"This device turns out to be a means for the user to jump ahead 73 years into the future - a future where mankind has been wiped out by a Breach entity. To reveal more would be to spoil the biggest, boldest, grandest entry in the series.

"Put simply, once you pick up Ghost Country you will not put it down. It is filled with trips through time, government conspiracies, action galore, heroism and sacrifice and enough left over to set up the third and final novel.

"Deep Sky is much smaller in scale and tone although the main mystery remains intact and there is still tons of action. Reading it after Ghost Country, however, may seem like something of a letdown because of this scaling back and, really, there is only one thing that can elevate the work: and that's the revealing of what the Breach is while wrapping up the various plot threads. The world is still ticking down to destruction and here the baddies are taking out anyone associated with the Breach and this is all compelling stuff.

"But it's the secret of the Breach that will either make or break the book after the compelling first novel and the exemplary Ghost Country. I, too, was somewhat taken aback by the approach in Deep Sky. Don't get me wrong, as a standalone work, it is an action thrill-ride but after Country the action paled somewhat even though I was still feverishly turning pages.

"This brings us to the secret of the Breach itself. No, I'm not telling. It would be a crime to spoil the fun for readers. Here Lee is faced with the problem of all mystery-driven fare: how to come up with an explanation that will wow readers who have had the time, over the course of the previous two novels, to theorize and come up with their own explanation for the ultimate secret. Obviously it is impossible to satisfy every reader in this situation.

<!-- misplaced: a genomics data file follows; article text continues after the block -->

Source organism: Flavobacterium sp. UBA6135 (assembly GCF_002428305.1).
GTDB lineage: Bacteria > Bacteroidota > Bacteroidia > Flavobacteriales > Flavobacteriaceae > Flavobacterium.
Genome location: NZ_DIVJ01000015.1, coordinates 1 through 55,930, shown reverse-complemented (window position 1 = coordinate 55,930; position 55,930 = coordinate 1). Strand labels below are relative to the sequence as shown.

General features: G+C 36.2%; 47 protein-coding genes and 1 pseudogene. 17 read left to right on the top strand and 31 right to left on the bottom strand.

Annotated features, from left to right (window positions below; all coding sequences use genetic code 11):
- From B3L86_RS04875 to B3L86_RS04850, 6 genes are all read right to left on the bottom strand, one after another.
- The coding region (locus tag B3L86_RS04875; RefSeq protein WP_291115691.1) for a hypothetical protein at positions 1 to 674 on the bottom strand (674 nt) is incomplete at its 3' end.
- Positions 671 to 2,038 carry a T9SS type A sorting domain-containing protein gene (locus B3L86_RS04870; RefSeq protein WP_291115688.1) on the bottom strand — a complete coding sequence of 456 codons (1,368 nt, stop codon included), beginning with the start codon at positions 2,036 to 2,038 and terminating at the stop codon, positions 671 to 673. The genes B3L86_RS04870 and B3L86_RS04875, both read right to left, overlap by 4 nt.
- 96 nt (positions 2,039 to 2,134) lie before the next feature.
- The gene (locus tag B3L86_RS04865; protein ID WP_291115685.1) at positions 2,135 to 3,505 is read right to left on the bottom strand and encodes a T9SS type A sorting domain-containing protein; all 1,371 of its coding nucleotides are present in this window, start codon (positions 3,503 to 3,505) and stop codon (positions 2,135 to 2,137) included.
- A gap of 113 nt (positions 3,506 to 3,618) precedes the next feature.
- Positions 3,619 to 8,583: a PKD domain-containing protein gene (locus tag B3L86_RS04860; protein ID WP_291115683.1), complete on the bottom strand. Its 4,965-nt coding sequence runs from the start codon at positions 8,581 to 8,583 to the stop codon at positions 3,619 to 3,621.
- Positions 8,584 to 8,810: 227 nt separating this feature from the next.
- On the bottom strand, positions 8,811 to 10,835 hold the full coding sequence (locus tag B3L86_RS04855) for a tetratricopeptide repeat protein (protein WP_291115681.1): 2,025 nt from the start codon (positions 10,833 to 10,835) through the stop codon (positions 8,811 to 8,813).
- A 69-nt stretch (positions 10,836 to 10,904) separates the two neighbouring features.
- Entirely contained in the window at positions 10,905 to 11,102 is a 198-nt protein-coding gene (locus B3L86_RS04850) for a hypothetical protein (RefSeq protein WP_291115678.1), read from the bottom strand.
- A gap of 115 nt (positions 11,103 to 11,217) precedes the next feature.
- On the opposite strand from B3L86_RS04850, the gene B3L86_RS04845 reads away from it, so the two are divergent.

"As for this reader, no stranger to this type of story, the reveal blew my mind. I never, in a million years, saw it coming and it truly surprised me. All in a good way. That said, and for the reasons stated above, your mileage may vary when Lee draws back the curtain. All I can say is that it worked for me and I was left in awe after reading the last page. Needless to say I've got an eye out for the next Patrick Lee book. The Breach trilogy is simply brilliant."
So I'm good with all that. One reviewer commented that 'Travis Chase' was a terrible name for an action hero; I'm not so sure, Chase is a kind of everyman hero (for values of everyman which include the ability to kill bad guys repeatedly without the slightest trace of remorse).

After a while you 'get' Patrick Lee's style. Like A. E. van Vogt, he sets up crises and cliffhangers every few thousand words; as Andrew Salmon intimated, the resolution is invariably unpredicted by the reader and takes the plot to a new place. But given the small cast of central characters, with which one is somewhat over-familiar by the end of volume 2, there is a sense of disengagement as one approaches the final volume. This crisis-fatigue is obliterated by an astounding plot-twist about halfway through (you will not see it coming!) which then locks the reader into a page-turning frenzy to the very last words.

Mr Lee's science extrapolations are pretty extreme, but never quite tip the book into fantasy. Like Mr Salmon, I'd have to say that this is the best pulp-fiction I've read for ages.

Feminist note (based on a sample of one): I think volumes 1 and 2 would work for non-SF female readers, although they may note the occasional data dump which slows the action, and the way in which the women (Paige Campbell and later Bethany Stewart) occupy subordinate roles to a much less educated and prepared Travis Chase.

I suspect volume 3, however,with its more science-fictional plot, may be just a step too far*.


* Unless, my sister suggests, Patrick Lee arranges for it to be shipped in a pink cover.